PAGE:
"I don't think you can take one wide swipe and say this is how we're going to do things. We'll continue to look at each individual [case] on its own merit. We won't have one particular policy. I do think these things come and go. Teams around the league are dealing with suspensions with major football players. That's part of our league. That's the business we're in. There's no exact science when you're dealing with human beings."

Perhaps not, but the Cowboys believe in taking risks with talented players. That approach puts them in a position to have more players potentially suspended than clubs that take a conservative approach to high-risk players.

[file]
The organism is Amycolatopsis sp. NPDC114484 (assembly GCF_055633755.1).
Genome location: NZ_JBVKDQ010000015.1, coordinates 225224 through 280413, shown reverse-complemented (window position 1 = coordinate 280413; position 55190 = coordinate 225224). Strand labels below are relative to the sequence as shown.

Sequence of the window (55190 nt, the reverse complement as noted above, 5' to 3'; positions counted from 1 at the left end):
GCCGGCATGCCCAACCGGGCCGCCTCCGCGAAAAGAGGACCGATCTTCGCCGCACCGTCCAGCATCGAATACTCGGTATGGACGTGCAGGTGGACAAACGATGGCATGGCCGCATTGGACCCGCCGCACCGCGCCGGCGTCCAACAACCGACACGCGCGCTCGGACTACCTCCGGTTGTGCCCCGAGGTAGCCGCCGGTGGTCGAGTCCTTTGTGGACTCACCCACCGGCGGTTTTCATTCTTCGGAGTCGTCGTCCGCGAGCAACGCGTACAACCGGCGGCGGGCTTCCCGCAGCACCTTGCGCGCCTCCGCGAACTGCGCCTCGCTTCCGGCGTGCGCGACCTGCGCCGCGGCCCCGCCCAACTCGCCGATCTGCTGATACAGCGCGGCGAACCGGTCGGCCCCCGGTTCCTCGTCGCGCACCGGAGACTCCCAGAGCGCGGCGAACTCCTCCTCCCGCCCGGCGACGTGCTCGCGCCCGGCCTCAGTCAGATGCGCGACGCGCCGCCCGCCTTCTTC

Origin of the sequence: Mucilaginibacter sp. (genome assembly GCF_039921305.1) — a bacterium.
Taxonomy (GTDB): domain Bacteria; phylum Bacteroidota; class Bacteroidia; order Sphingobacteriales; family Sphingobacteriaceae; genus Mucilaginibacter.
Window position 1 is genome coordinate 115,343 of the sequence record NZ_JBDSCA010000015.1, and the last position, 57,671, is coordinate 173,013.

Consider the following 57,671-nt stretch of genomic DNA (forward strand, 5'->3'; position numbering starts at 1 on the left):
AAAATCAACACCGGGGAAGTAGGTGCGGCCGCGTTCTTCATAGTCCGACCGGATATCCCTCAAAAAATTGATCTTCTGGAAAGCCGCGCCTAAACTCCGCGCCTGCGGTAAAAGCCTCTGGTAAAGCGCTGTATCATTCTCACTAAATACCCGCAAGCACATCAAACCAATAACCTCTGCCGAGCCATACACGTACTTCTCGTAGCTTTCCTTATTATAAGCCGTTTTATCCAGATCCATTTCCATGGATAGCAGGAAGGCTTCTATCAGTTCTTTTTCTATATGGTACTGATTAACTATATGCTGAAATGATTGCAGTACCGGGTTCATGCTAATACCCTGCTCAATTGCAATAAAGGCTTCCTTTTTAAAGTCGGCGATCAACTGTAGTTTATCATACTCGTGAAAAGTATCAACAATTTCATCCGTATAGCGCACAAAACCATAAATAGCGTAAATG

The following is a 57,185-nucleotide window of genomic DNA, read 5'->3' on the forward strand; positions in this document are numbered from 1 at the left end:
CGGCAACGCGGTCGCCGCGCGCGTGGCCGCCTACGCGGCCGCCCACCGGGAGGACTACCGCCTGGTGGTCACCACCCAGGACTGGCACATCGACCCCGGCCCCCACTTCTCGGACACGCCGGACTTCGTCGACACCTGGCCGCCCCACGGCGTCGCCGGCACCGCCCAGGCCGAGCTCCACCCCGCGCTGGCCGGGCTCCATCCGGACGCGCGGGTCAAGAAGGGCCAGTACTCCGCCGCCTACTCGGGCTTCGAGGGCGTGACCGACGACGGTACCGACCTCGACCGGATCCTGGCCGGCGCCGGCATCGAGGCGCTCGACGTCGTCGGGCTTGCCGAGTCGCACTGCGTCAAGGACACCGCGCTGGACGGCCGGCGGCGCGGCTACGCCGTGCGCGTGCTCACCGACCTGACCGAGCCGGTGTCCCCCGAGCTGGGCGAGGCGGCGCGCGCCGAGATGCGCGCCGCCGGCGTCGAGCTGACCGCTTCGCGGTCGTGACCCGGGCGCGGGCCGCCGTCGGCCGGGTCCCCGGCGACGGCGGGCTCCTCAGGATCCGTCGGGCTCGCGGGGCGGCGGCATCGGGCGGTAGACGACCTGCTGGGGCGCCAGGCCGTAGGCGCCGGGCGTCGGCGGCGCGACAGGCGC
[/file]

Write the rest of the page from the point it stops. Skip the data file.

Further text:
Gregory, a top-10 talent, dropped to the bottom of the second round after failing a drug test at the NFL scouting combine prior to the draft. McClain, selected by the Oakland Raiders with the eighth pick in the 2010 draft, spent just three seasons with the Raiders. He was out of football in 2013 after the Raiders released him and he retired.

He spent a couple of months with the Baltimore Ravens in 2014 before retiring for a second time in April. Two months later, the Ravens traded him to Dallas for a conditional seventh-round pick.

McClain played well his first season in Dallas, but he was suspended for the first four games last season. He has played in only 24 of 32 games, and that's before he serves a 10-game suspension this season.

Lawrence, their second-best defensive player, led the Cowboys with eight sacks last season. He did it in the last nine games. Now, the Cowboys must figure out how to cobble a pass rush together after struggling last season.